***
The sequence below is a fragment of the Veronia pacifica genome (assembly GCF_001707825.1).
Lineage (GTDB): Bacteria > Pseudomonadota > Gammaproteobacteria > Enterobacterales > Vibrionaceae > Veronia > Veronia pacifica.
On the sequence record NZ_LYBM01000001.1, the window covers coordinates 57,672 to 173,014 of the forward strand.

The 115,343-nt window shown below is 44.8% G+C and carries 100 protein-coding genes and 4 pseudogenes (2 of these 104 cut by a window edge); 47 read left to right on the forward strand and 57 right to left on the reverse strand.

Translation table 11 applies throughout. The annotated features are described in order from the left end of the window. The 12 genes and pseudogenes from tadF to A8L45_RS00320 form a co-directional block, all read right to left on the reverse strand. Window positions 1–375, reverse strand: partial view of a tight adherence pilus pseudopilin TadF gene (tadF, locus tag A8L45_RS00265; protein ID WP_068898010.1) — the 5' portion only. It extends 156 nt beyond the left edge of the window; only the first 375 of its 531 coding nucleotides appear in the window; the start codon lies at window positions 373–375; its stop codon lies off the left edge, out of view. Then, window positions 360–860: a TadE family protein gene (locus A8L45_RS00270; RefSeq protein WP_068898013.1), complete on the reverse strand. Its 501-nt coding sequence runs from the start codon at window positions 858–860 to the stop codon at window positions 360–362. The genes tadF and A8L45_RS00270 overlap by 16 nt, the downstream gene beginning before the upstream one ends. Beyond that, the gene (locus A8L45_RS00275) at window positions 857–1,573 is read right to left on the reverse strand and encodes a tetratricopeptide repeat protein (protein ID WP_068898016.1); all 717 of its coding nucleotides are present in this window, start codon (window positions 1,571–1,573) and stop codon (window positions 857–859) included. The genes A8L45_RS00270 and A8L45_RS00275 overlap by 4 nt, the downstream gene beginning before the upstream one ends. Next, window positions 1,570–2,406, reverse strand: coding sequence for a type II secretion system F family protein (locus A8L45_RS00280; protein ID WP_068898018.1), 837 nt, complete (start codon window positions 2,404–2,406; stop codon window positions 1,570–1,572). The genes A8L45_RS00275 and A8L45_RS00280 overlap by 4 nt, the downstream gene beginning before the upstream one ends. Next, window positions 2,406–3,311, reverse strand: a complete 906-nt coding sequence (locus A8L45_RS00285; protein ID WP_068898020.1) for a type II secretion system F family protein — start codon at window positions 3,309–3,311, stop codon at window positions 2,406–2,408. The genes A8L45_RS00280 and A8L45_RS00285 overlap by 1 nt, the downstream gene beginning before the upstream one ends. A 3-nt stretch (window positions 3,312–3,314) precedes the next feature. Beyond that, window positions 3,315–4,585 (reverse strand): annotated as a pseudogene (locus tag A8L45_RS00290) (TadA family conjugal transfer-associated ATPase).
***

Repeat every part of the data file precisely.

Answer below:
The sequence below is a fragment of the Veronia pacifica genome (assembly GCF_001707825.1).
Lineage (GTDB): Bacteria > Pseudomonadota > Gammaproteobacteria > Enterobacterales > Vibrionaceae > Veronia > Veronia pacifica.
On the sequence record NZ_LYBM01000001.1, the window covers coordinates 57,672 to 173,014 of the forward strand.

The 115,343-nt window shown below is 44.8% G+C and carries 100 protein-coding genes and 4 pseudogenes (2 of these 104 cut by a window edge); 47 read left to right on the forward strand and 57 right to left on the reverse strand.

Translation table 11 applies throughout. The annotated features are described in order from the left end of the window. The 12 genes and pseudogenes from tadF to A8L45_RS00320 form a co-directional block, all read right to left on the reverse strand. Window positions 1–375, reverse strand: partial view of a tight adherence pilus pseudopilin TadF gene (tadF, locus tag A8L45_RS00265; protein ID WP_068898010.1) — the 5' portion only. It extends 156 nt beyond the left edge of the window; only the first 375 of its 531 coding nucleotides appear in the window; the start codon lies at window positions 373–375; its stop codon lies off the left edge, out of view. Then, window positions 360–860: a TadE family protein gene (locus A8L45_RS00270; RefSeq protein WP_068898013.1), complete on the reverse strand. Its 501-nt coding sequence runs from the start codon at window positions 858–860 to the stop codon at window positions 360–362. The genes tadF and A8L45_RS00270 overlap by 16 nt, the downstream gene beginning before the upstream one ends. Beyond that, the gene (locus A8L45_RS00275) at window positions 857–1,573 is read right to left on the reverse strand and encodes a tetratricopeptide repeat protein (protein ID WP_068898016.1); all 717 of its coding nucleotides are present in this window, start codon (window positions 1,571–1,573) and stop codon (window positions 857–859) included. The genes A8L45_RS00270 and A8L45_RS00275 overlap by 4 nt, the downstream gene beginning before the upstream one ends. Next, window positions 1,570–2,406, reverse strand: coding sequence for a type II secretion system F family protein (locus A8L45_RS00280; protein ID WP_068898018.1), 837 nt, complete (start codon window positions 2,404–2,406; stop codon window positions 1,570–1,572). The genes A8L45_RS00275 and A8L45_RS00280 overlap by 4 nt, the downstream gene beginning before the upstream one ends. Next, window positions 2,406–3,311, reverse strand: a complete 906-nt coding sequence (locus A8L45_RS00285; protein ID WP_068898020.1) for a type II secretion system F family protein — start codon at window positions 3,309–3,311, stop codon at window positions 2,406–2,408. The genes A8L45_RS00280 and A8L45_RS00285 overlap by 1 nt, the downstream gene beginning before the upstream one ends. A 3-nt stretch (window positions 3,312–3,314) precedes the next feature. Beyond that, window positions 3,315–4,585 (reverse strand): annotated as a pseudogene (locus tag A8L45_RS00290) (TadA family conjugal transfer-associated ATPase).